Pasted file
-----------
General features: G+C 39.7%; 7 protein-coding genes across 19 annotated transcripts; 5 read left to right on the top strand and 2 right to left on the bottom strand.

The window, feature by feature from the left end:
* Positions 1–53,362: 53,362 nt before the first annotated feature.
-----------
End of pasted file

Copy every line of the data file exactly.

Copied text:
General features: G+C 39.7%; 7 protein-coding genes across 19 annotated transcripts; 5 read left to right on the top strand and 2 right to left on the bottom strand.

The window, feature by feature from the left end:
* Positions 1–53,362: 53,362 nt before the first annotated feature.